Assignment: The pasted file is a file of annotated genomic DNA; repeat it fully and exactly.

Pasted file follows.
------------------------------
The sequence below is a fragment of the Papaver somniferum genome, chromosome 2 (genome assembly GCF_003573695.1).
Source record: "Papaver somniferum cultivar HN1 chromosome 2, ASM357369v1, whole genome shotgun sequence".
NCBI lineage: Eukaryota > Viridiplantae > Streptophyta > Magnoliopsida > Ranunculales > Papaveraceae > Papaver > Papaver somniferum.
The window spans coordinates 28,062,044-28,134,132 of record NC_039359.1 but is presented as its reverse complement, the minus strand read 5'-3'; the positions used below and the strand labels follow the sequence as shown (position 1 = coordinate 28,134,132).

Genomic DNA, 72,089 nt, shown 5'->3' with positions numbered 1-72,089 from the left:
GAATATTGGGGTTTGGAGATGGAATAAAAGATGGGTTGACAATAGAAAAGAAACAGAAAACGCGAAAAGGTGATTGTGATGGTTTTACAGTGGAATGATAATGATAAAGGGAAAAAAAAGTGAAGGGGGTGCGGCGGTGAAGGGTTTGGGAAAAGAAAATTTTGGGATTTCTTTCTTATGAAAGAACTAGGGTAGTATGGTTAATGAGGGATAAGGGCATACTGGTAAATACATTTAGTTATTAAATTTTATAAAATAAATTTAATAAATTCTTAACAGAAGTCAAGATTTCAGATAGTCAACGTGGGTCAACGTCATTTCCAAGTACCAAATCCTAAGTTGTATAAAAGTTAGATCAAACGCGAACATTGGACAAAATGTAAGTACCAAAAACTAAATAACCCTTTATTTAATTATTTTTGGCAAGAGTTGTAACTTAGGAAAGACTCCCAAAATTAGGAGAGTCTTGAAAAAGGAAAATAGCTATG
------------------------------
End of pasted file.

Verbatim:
The sequence below is a fragment of the Papaver somniferum genome, chromosome 2 (genome assembly GCF_003573695.1).
Source record: "Papaver somniferum cultivar HN1 chromosome 2, ASM357369v1, whole genome shotgun sequence".
NCBI lineage: Eukaryota > Viridiplantae > Streptophyta > Magnoliopsida > Ranunculales > Papaveraceae > Papaver > Papaver somniferum.
The window spans coordinates 28,062,044-28,134,132 of record NC_039359.1 but is presented as its reverse complement, the minus strand read 5'-3'; the positions used below and the strand labels follow the sequence as shown (position 1 = coordinate 28,134,132).

Genomic DNA, 72,089 nt, shown 5'->3' with positions numbered 1-72,089 from the left:
GAATATTGGGGTTTGGAGATGGAATAAAAGATGGGTTGACAATAGAAAAGAAACAGAAAACGCGAAAAGGTGATTGTGATGGTTTTACAGTGGAATGATAATGATAAAGGGAAAAAAAAGTGAAGGGGGTGCGGCGGTGAAGGGTTTGGGAAAAGAAAATTTTGGGATTTCTTTCTTATGAAAGAACTAGGGTAGTATGGTTAATGAGGGATAAGGGCATACTGGTAAATACATTTAGTTATTAAATTTTATAAAATAAATTTAATAAATTCTTAACAGAAGTCAAGATTTCAGATAGTCAACGTGGGTCAACGTCATTTCCAAGTACCAAATCCTAAGTTGTATAAAAGTTAGATCAAACGCGAACATTGGACAAAATGTAAGTACCAAAAACTAAATAACCCTTTATTTAATTATTTTTGGCAAGAGTTGTAACTTAGGAAAGACTCCCAAAATTAGGAGAGTCTTGAAAAAGGAAAATAGCTATG